Zizek? Who he?

Jacob Levich jlevich at earthlink.net
Fri Jul 12 18:41:53 MDT 2002


Can anybody fill me in on Slavoj Zizek? Someone sent me a link to an
article of his from the London Review of Books  (
http://www.lrb.co.uk/v24/n10/zize2410.htm), calling it "one of the more
coherent political statements written by any of the major intellectuals
from the academic left."

I thought, frankly, it was a load of crap, and began wondering what Zizek
had ever done to persuade someone I respect that he's a "major intellectual
from the academic left."

My quick take on the Zizek piece -- and I'd be very grateful if anyone
could tell me if I'm on the right track -- is that he goes wrong in
treating what he calls "homo sacer" as something new and exceptional.

In fact what he describes sounds exactly like the default status of
colonized peoples under any kind of imperialism. E.g. he calls the war on
terror "strange" because "the enemy is criminalised if he defends himself
and returns fire with fire." But that was SOP during anti-colonial
struggles in Algeria, South Africa, Palestine, the Congo, India, etc., etc.

In the colonial wars of the 20th Century, it seems to me the colonized have
only rarely (if ever) been accorded the status of legal combatants. Whether
nationalist, Marxist, or Islamist, they are ALWAYS "terrorists" and are
always dealt with in extra-judicial ways, including torture, assassination,
imprisonment at the kings' pleasure, etc.  It's been happening in Israel
for 30 years. (I think the same logic applied in Vietnam, where North
Vietnamese regulars were generally treated as legal combatants -- partly to
support the fiction that the US was protecting South Vietnam from a foreign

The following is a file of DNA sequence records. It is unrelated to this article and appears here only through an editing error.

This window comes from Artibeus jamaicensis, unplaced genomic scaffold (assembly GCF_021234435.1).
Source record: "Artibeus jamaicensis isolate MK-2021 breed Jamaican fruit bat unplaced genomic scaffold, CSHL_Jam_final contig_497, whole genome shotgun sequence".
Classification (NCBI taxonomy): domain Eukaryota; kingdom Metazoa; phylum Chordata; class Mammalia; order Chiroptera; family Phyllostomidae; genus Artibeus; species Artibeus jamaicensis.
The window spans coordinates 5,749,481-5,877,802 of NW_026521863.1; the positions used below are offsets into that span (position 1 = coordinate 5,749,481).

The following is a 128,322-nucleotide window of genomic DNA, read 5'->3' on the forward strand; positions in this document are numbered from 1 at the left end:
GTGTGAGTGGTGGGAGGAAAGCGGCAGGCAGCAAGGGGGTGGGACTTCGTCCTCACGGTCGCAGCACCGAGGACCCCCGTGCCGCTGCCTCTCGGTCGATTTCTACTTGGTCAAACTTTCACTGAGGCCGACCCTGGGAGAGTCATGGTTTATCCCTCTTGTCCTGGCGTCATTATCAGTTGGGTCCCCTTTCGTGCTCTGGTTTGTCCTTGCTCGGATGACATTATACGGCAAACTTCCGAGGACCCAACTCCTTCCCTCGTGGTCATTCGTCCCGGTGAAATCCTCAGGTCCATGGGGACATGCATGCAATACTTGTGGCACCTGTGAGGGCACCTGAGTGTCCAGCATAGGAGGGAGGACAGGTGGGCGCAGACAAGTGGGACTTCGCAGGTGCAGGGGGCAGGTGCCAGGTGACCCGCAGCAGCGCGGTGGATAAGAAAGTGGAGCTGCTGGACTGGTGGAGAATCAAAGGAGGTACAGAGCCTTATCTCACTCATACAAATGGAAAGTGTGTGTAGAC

invasion -- whereas the NLF insurgents in the South were dealt with
ruthlessly.)

The real difference is that the US is now being far more open about all
this because of the absence of countervailing pressure from the old Soviet
bloc. Struggle for the "hearts and minds" of colonized or post-colonial
people is no longer seen as necessary.

So unlike Zizek I don;t see any of this as being part of the "new global
order" -- to me it feels like  at best an amplification of time-honored
imperialist practice. Am I missing something?

jake


At 11:28 PM 7/8/2002 -0500, rafeeq hasan wrote:
Hi all,

I'd be curious to know what any of you think of this article by Slavoj
Zizek on the war on terror from the May 23 issue of the London Review of
Books. Though it's far from great (and in places the 'theory' seems very
tacked on), I still think that it offers one of the more coherent political
statements written by any of the major intellectuals from the academic left.

My apologies to those who have already read it. I just came across it last
night.

Here is the link: http://www.lrb.co.uk/v24/n10/zize2410.htm



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